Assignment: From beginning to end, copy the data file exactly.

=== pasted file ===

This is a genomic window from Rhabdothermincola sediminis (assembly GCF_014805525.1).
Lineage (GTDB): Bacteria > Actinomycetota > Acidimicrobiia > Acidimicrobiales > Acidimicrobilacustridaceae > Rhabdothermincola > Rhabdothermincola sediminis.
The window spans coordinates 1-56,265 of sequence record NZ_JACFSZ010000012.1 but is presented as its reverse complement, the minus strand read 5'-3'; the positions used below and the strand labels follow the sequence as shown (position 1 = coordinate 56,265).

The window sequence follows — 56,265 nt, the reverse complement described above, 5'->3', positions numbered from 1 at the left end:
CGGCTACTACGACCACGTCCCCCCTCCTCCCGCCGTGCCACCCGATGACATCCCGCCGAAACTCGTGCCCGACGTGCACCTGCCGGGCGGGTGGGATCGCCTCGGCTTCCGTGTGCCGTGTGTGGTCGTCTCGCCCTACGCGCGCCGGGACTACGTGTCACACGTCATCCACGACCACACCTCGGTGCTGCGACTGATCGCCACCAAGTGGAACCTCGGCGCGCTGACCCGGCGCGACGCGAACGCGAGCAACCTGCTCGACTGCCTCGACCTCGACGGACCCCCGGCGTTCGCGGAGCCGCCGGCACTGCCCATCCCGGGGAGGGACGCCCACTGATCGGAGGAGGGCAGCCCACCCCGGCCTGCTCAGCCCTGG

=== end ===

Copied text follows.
This is a genomic window from Rhabdothermincola sediminis (assembly GCF_014805525.1).
Lineage (GTDB): Bacteria > Actinomycetota > Acidimicrobiia > Acidimicrobiales > Acidimicrobilacustridaceae > Rhabdothermincola > Rhabdothermincola sediminis.
The window spans coordinates 1-56,265 of sequence record NZ_JACFSZ010000012.1 but is presented as its reverse complement, the minus strand read 5'-3'; the positions used below and the strand labels follow the sequence as shown (position 1 = coordinate 56,265).

The window sequence follows — 56,265 nt, the reverse complement described above, 5'->3', positions numbered from 1 at the left end:
CGGCTACTACGACCACGTCCCCCCTCCTCCCGCCGTGCCACCCGATGACATCCCGCCGAAACTCGTGCCCGACGTGCACCTGCCGGGCGGGTGGGATCGCCTCGGCTTCCGTGTGCCGTGTGTGGTCGTCTCGCCCTACGCGCGCCGGGACTACGTGTCACACGTCATCCACGACCACACCTCGGTGCTGCGACTGATCGCCACCAAGTGGAACCTCGGCGCGCTGACCCGGCGCGACGCGAACGCGAGCAACCTGCTCGACTGCCTCGACCTCGACGGACCCCCGGCGTTCGCGGAGCCGCCGGCACTGCCCATCCCGGGGAGGGACGCCCACTGATCGGAGGAGGGCAGCCCACCCCGGCCTGCTCAGCCCTGG